Michigan Bishop Re-Affirms Ban on Guns in Churches and Schools as Priest Pens Letter Encouraging Catholics to Carry Firearms

Lavone Olmstead (R) openly carries her Smith & Wesson pistol on her hip during a rally in support of the Michigan Open Carry gun law in Romulus, Michigan, April 27, 2014. |

A Michigan Catholic priest believes faith in Jesus might not be enough for his congregation when it comes to protecting themselves from outside forces and a growing criminal threat in the area.

Father Edward Fride of Christ the King Church in Ann Arbor, Michigan, penned a letter titled "We're Not in Mayberry Anymore Toto," addressing parishioners on the topic of protection by using a narrative that compared residents' mindset in the area to that of people found in the fictitious city of Mayberry, a town featured in the 1960s hit "The Andy Griffith Show."

"It is very common for Christians to simply assume that they live in Mayberry, trusting that because they know the Lord Jesus, everything will always be fine and nothing bad can happen to them and their families. Those who have followed the Lord Jesus for more than 20 minutes, however, have often experienced first-hand that the reality of living in a fallen universe can be very different," he wrote.

Fride explains that Christians living in Ann Arbor cannot walk around ignorant to the fact that within the last 50 years, criminal activity has increased significantly and due to budget cuts, the number of available armed police has dropped.

He then goes on to discuss recent statements made by the Detroit police commissioner who's encouraging civilians with Concealed Pistol Licenses to carry their weapons, and mentions a CPL class he's running at Christ the King Church while concluding that Catholic teaching does not prohibit the use of guns for self-defense purposes.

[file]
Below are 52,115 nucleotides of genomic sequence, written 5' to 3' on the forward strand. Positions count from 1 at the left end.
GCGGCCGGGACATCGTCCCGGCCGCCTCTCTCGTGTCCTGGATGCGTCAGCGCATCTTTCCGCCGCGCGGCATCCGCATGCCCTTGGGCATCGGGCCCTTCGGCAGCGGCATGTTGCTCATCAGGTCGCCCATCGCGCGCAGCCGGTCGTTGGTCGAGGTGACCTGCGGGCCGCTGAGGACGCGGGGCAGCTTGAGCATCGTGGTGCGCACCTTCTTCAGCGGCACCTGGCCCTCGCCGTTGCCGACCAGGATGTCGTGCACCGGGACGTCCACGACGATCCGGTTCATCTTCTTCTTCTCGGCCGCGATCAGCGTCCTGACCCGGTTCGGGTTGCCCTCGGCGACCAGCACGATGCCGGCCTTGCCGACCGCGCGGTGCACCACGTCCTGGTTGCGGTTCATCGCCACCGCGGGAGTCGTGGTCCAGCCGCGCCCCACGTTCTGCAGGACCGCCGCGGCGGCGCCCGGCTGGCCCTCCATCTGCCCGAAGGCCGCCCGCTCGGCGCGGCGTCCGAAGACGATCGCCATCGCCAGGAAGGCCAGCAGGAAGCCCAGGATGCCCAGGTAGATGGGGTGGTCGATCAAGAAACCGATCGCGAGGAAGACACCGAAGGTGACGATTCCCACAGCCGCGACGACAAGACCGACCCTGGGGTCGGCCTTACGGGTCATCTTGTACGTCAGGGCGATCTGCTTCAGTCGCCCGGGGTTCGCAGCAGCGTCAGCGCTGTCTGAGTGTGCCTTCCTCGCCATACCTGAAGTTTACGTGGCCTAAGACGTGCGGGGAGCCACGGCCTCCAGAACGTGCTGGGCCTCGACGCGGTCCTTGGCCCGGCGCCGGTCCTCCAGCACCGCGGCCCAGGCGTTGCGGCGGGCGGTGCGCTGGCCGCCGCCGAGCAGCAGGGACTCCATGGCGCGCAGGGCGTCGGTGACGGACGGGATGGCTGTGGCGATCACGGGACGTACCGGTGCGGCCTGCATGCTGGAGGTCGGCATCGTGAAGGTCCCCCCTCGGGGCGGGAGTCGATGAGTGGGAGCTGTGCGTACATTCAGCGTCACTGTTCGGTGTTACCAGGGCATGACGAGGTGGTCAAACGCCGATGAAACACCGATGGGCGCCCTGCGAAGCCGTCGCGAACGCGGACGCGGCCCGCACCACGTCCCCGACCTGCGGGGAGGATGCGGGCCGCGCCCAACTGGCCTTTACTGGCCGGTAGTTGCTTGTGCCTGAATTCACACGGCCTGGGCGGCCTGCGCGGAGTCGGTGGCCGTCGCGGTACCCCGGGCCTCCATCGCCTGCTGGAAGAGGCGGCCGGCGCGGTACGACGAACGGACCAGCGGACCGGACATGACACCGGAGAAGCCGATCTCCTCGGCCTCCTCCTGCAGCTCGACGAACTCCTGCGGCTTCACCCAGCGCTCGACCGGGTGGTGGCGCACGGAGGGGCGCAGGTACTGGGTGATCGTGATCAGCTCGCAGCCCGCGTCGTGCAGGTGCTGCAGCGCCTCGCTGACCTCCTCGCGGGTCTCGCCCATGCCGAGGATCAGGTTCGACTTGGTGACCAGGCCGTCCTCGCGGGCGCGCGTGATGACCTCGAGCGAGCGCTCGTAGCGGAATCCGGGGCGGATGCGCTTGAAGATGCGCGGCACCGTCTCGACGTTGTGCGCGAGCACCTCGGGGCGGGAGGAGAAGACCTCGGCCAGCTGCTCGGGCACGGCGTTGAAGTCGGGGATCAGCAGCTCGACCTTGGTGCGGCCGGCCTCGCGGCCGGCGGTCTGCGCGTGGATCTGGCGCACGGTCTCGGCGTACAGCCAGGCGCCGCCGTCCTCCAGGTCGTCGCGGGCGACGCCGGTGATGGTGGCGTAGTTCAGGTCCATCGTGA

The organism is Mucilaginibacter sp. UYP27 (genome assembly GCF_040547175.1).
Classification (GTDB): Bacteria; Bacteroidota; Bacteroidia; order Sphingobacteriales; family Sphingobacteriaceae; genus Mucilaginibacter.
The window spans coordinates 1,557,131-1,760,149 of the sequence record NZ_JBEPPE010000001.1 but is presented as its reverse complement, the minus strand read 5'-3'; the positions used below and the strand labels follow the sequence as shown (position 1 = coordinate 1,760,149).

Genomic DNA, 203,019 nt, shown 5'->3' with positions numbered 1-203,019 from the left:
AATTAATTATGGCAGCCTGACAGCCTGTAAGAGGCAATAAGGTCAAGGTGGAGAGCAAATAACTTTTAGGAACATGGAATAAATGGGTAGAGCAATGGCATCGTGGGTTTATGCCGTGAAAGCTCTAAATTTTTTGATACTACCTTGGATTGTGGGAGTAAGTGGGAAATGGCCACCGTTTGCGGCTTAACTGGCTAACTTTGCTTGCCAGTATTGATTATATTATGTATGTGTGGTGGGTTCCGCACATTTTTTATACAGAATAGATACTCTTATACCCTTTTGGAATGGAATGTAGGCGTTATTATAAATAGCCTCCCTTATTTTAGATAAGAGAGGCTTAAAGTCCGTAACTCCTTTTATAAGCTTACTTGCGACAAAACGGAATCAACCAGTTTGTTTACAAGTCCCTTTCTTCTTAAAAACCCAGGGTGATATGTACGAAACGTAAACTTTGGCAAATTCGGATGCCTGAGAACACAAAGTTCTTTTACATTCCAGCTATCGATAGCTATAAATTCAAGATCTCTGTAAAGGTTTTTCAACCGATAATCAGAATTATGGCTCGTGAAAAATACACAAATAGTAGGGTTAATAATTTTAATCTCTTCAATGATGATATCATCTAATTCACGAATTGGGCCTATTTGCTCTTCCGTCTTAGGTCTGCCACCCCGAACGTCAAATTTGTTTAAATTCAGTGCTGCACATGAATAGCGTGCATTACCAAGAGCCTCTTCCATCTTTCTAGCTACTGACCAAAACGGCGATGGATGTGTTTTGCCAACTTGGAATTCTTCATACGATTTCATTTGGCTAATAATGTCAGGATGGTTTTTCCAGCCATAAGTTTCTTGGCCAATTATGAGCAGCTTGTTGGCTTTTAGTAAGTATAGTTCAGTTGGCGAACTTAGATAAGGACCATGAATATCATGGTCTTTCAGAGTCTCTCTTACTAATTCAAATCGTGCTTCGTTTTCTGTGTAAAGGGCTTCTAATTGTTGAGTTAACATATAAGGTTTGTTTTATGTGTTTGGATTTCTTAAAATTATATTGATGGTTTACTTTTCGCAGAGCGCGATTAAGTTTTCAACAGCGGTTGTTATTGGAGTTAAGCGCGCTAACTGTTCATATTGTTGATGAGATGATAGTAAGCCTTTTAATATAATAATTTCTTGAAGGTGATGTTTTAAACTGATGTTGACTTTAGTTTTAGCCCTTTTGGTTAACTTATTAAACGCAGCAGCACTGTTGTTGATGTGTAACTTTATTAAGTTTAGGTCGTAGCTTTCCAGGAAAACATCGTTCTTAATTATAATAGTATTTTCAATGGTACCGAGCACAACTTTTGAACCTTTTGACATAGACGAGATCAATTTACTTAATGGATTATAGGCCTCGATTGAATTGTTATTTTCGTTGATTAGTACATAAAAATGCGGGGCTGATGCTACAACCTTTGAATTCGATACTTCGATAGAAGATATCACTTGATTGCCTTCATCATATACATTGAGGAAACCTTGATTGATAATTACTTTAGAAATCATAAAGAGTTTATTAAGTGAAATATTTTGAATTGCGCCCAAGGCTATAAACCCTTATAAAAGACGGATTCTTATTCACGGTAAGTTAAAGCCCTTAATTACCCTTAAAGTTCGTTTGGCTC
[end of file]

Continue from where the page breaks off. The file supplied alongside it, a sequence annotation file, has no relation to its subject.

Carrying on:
Bishop Boyea of the Diocese of Lansing, where Christ the King is located, issued a statement regarding the use of guns inside Catholic schools and churches, declaring them to be sanctuaries which should be free from the threat of gun violence.

"We are followers of Jesus Christ, who raised not a hand against those who mocked, tortured, and finally murdered him. While we grasp both the Second Amendment and the legitimate right of some persons to defend themselves, our churches and our schools are dedicated to a far different approach to life's problems," wrote Boyea on the Diocese of Lansing's official website.

Boyea hasn't allowed for the use of firearms in schools or a church. He's also against holding Concealed Pistol License classes on church property.

Michigan law allows citizens to apply for a CPL and prohibits the concealed carry of pistols in churches as a general rule of law. Owners of churches possess the right to lift that ban, making Boyea directly responsible for allowing the use of guns in Fride's church building. The ban also extends to "open carry," which allows citizens to carry handguns in public for personal protection.

Owners also have the ability to lift the ban "open carry."

Michael Diebold, a spokesman for Diocese of Lansing, told The Christian Post that Boyea "has declared" their churches and schools to be "gun free."

Brantly Millegan, a PhD candidate at Catholic University of America in Washington D.C. used the Catechism of the Catholic Church to discuss the church's view of self defense and using lethal force to do so.

"Love toward oneself remains a fundamental principle of morality. Therefore, it is legitimate to insist on respect for one's own right to life. Someone who defends his life is not guilty of murder even if he is forced to deal his aggressor a lethal blow:

If a man in self-defense uses more than necessary violence, it will be unlawful: whereas, if he repels force with moderation, his defense will be lawful. ... Nor is it necessary for salvation that a man omit the act of moderate self-defense to avoid killing the other man, since one is bound to take more care of one's own life than of another's."

Millegan also believes that Catholics will hold different opinions on whether or not they should use guns to protect themselves.

"Now, the question of whether it's a good idea to encourage every person to have a gun, or to have gun classes at a parish, that's a different story. That would certainly be up for debate within Catholic circles, with faithful Catholics taking different positions," he told CP.

"In this case, the local bishop obviously has the final say as to whether gun classes should be held at the parish."

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